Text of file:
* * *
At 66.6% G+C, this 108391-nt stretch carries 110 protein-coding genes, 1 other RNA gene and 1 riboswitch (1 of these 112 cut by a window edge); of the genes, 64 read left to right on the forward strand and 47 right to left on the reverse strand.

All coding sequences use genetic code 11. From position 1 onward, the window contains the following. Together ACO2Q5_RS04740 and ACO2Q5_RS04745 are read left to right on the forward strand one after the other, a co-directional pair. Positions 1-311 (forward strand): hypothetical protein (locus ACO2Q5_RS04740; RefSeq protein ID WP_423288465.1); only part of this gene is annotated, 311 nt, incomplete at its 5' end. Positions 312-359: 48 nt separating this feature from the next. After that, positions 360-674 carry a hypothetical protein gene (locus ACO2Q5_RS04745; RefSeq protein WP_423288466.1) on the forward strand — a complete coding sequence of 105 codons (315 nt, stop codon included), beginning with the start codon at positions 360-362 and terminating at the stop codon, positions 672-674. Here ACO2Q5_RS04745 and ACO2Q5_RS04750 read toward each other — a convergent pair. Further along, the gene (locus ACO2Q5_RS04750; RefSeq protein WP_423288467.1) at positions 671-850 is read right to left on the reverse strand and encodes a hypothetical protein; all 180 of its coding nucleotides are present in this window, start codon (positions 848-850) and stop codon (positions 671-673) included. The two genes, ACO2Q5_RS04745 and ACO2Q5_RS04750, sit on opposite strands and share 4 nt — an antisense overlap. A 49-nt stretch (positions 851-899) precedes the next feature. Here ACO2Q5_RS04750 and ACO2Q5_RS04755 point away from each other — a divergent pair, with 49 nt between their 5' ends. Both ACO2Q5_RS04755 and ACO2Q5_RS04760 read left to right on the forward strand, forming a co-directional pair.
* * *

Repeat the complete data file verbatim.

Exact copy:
At 66.6% G+C, this 108391-nt stretch carries 110 protein-coding genes, 1 other RNA gene and 1 riboswitch (1 of these 112 cut by a window edge); of the genes, 64 read left to right on the forward strand and 47 right to left on the reverse strand.

All coding sequences use genetic code 11. From position 1 onward, the window contains the following. Together ACO2Q5_RS04740 and ACO2Q5_RS04745 are read left to right on the forward strand one after the other, a co-directional pair. Positions 1-311 (forward strand): hypothetical protein (locus ACO2Q5_RS04740; RefSeq protein ID WP_423288465.1); only part of this gene is annotated, 311 nt, incomplete at its 5' end. Positions 312-359: 48 nt separating this feature from the next. After that, positions 360-674 carry a hypothetical protein gene (locus ACO2Q5_RS04745; RefSeq protein WP_423288466.1) on the forward strand — a complete coding sequence of 105 codons (315 nt, stop codon included), beginning with the start codon at positions 360-362 and terminating at the stop codon, positions 672-674. Here ACO2Q5_RS04745 and ACO2Q5_RS04750 read toward each other — a convergent pair. Further along, the gene (locus ACO2Q5_RS04750; RefSeq protein WP_423288467.1) at positions 671-850 is read right to left on the reverse strand and encodes a hypothetical protein; all 180 of its coding nucleotides are present in this window, start codon (positions 848-850) and stop codon (positions 671-673) included. The two genes, ACO2Q5_RS04745 and ACO2Q5_RS04750, sit on opposite strands and share 4 nt — an antisense overlap. A 49-nt stretch (positions 851-899) precedes the next feature. Here ACO2Q5_RS04750 and ACO2Q5_RS04755 point away from each other — a divergent pair, with 49 nt between their 5' ends. Both ACO2Q5_RS04755 and ACO2Q5_RS04760 read left to right on the forward strand, forming a co-directional pair.